The order then prescribed certain conditions as to the time and circumstances under which the bonds were to be delivered, which are not relevant to the point under consideration.
In pursuance of this order, the bonds were signed by the officers of the county, and were issued in August, 1871; and the court finds that the plaintiff is an innocent holder for value of the coupons sued on.
We think that the case is entirely within the decision in County of Henry v. Nicolay (supra), and that the constitutional provision does not apply to it.
But the defendant, in its second assignment of error, relies on the act of the Missouri legislature passed Jan. 14, 1860, which required as a condition precedent to the subscription of stock to a railroad company, and the issue of bonds to pay therefor, that an election should be held in the county to test the sense of the tax-payers on the question of subscription.
The same objection was raised in County of Schuyler v. Thomas (98 U. S. 169), and we overruled it on the authority of Smith v. The County of Clark, 54 Mo. 58. We see no reason to change that opinion. The act of 1860 was an amendment to the general railroad law, and is held not to apply to companies having special charters, in which special power is given to counties and townships to subscribe stock in aid thereof.
The third assignment of error relates to the supposed effect of the assignment by the Tebo and Neosho Railroad Company of its franchises to the Missouri, Kansas, and Texas Railway Company, which has already been sufficiently discussed.
The fourth assignment is based on the fact that the bonds were issued pending and in violation of an injunction of the Circuit Court of the county of Cass, directed to the justices of the county court; and it is argued that this was notice to all the world of the objections to the regularity and validity of the bonds. It seems that the bonds were in the keeping of the National Park Bank of the city of New York, which was not made a party to the injunction suit. It also appears by certain proceedings of the county court of Cass County, had on the twenty-fifth day of September, 1871, and set forth in the findings of fact, that the bonds were delivered to the construction committee of the branch railroad; but under what circumstances they were delivered is not shown. The coupons subsequently came into the hands of the plaintiff as an innocent purchaser for value. The question of lis pendens as applicable to negotiable securities was fully considered by us in the case of County of Warren v. Marcy (97 U. S. 107), and we there held that a bona fide purchaser before maturity is not affected with constructive notice of a suit respecting such paper. That decision applies to the present case, and the objection cannot prevail to invalidate the plaintiff's title.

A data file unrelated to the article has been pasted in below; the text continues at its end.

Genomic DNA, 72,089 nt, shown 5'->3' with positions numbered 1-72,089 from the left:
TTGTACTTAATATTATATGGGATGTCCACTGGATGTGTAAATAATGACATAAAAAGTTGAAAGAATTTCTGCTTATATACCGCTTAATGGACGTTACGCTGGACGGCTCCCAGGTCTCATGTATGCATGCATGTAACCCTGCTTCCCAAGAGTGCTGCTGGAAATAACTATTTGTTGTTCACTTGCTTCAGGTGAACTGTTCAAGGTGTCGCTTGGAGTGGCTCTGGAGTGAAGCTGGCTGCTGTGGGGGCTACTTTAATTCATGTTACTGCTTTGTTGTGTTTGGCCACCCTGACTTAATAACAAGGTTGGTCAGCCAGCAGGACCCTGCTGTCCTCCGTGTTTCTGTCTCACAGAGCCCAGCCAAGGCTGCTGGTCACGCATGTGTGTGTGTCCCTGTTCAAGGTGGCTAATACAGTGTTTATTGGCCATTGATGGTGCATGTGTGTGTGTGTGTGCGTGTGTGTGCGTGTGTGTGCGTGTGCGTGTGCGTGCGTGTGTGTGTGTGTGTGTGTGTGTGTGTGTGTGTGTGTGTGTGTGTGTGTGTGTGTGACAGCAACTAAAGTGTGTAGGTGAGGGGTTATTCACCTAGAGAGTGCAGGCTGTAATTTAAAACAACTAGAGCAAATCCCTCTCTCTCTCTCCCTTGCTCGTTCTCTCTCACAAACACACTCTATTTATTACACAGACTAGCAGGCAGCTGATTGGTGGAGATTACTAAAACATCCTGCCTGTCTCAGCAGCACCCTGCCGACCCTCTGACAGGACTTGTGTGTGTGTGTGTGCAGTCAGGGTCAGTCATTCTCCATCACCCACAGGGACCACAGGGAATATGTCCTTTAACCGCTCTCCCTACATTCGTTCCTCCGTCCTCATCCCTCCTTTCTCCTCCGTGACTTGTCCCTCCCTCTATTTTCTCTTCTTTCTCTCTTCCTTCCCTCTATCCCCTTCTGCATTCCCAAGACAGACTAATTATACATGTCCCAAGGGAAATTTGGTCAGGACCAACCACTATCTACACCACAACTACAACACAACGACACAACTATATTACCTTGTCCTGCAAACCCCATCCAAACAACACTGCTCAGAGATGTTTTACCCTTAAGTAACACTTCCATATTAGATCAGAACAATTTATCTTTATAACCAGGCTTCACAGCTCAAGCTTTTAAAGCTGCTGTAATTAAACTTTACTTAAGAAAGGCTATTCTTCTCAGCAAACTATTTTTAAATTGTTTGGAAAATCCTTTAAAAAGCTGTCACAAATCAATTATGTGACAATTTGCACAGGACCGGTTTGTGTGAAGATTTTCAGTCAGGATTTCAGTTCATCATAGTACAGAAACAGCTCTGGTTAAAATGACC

To the fifth and last assignment of error it may be answered, that it does appear that the county court on behalf of the county made an order to subscribe to the capital stock of the Tebo and Neosho Railroad Company for the use of the Clinton and Kansas City branch; that it dealt with the construction committee of the branch road, and that the bonds in question were issued to the said committee in payment of said stock. That this was a transaction which entitled the county to the amount of stock subscribed cannot be doubted. An actual manual subscription on the books of the company was not necessary to entitle the county to the stock, or to bind it as a subscriber thereto. In County of Moultrie v. Rockingham Ten Cent Savings Bank (92 U. S. 631), where the board of supervisors of the county ordered that a subscription to the stock of a railroad company be made by the county, and that bonds should be issued in payment thereof; and the order was recorded in the minutes of the board, and bonds were actually issued to the railroad company in pursuance thereof, though no subscription to the stock was actually made on the books of the company,—we held that, whether the action of the board was in substance and legal effect a subscription, or only an undertaking to subscribe, accepted by the company, a valid contract existed between the county and the company. The committee of construction in the present case represented the branch railroad as a separate interest from that of the parent company, and the acts of the committee were, as to the branch, the acts of the company which the latter could not control or gainsay. The stock subscribed, or agreed to be subscribed, for the use of the branch, was separate stock, not under the control of the parent company, but under the control of the committee. As the dealings of the county court were with the committee, though the name of the company was used, the transaction was complete without any confirmatory action of the company, and the county was entitled to its stock whether certificates therefor were actually issued or not. We think that this assignment of error cannot be sustained.
MR. JUSTICE HARLAN dissented.